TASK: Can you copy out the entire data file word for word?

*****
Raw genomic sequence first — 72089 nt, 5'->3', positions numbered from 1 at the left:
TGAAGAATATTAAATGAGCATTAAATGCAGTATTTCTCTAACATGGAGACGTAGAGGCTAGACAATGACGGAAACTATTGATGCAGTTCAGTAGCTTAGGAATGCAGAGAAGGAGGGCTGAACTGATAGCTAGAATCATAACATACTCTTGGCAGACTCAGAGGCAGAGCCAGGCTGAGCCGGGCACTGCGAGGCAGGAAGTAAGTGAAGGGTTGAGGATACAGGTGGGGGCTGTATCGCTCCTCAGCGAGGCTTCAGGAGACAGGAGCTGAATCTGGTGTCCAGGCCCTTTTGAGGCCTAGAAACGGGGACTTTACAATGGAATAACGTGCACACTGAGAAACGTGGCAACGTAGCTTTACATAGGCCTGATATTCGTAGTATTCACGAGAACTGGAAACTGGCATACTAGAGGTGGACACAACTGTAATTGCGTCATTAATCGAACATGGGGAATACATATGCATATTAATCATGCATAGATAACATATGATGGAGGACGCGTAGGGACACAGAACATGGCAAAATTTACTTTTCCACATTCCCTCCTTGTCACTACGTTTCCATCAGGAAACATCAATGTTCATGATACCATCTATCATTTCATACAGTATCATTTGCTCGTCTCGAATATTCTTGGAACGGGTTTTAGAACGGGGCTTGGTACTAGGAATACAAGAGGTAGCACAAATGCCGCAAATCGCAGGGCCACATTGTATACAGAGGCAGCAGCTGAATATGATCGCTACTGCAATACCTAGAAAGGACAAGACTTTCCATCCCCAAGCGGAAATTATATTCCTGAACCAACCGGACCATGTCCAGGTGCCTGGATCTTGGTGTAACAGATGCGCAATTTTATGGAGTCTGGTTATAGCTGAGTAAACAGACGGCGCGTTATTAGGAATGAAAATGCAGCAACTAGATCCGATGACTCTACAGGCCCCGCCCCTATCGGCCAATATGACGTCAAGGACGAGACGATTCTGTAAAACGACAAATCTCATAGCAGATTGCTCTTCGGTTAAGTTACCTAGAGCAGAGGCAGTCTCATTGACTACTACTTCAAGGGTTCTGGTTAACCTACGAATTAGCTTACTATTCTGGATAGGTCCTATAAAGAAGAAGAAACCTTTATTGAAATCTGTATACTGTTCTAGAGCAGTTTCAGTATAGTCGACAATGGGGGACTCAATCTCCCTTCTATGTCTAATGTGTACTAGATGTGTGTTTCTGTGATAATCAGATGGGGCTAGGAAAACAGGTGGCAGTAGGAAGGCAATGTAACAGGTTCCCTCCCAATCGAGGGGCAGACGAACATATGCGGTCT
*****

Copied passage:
Raw genomic sequence first — 72089 nt, 5'->3', positions numbered from 1 at the left:
TGAAGAATATTAAATGAGCATTAAATGCAGTATTTCTCTAACATGGAGACGTAGAGGCTAGACAATGACGGAAACTATTGATGCAGTTCAGTAGCTTAGGAATGCAGAGAAGGAGGGCTGAACTGATAGCTAGAATCATAACATACTCTTGGCAGACTCAGAGGCAGAGCCAGGCTGAGCCGGGCACTGCGAGGCAGGAAGTAAGTGAAGGGTTGAGGATACAGGTGGGGGCTGTATCGCTCCTCAGCGAGGCTTCAGGAGACAGGAGCTGAATCTGGTGTCCAGGCCCTTTTGAGGCCTAGAAACGGGGACTTTACAATGGAATAACGTGCACACTGAGAAACGTGGCAACGTAGCTTTACATAGGCCTGATATTCGTAGTATTCACGAGAACTGGAAACTGGCATACTAGAGGTGGACACAACTGTAATTGCGTCATTAATCGAACATGGGGAATACATATGCATATTAATCATGCATAGATAACATATGATGGAGGACGCGTAGGGACACAGAACATGGCAAAATTTACTTTTCCACATTCCCTCCTTGTCACTACGTTTCCATCAGGAAACATCAATGTTCATGATACCATCTATCATTTCATACAGTATCATTTGCTCGTCTCGAATATTCTTGGAACGGGTTTTAGAACGGGGCTTGGTACTAGGAATACAAGAGGTAGCACAAATGCCGCAAATCGCAGGGCCACATTGTATACAGAGGCAGCAGCTGAATATGATCGCTACTGCAATACCTAGAAAGGACAAGACTTTCCATCCCCAAGCGGAAATTATATTCCTGAACCAACCGGACCATGTCCAGGTGCCTGGATCTTGGTGTAACAGATGCGCAATTTTATGGAGTCTGGTTATAGCTGAGTAAACAGACGGCGCGTTATTAGGAATGAAAATGCAGCAACTAGATCCGATGACTCTACAGGCCCCGCCCCTATCGGCCAATATGACGTCAAGGACGAGACGATTCTGTAAAACGACAAATCTCATAGCAGATTGCTCTTCGGTTAAGTTACCTAGAGCAGAGGCAGTCTCATTGACTACTACTTCAAGGGTTCTGGTTAACCTACGAATTAGCTTACTATTCTGGATAGGTCCTATAAAGAAGAAGAAACCTTTATTGAAATCTGTATACTGTTCTAGAGCAGTTTCAGTATAGTCGACAATGGGGGACTCAATCTCCCTTCTATGTCTAATGTGTACTAGATGTGTGTTTCTGTGATAATCAGATGGGGCTAGGAAAACAGGTGGCAGTAGGAAGGCAATGTAACAGGTTCCCTCCCAATCGAGGGGCAGACGAACATATGCGGTCT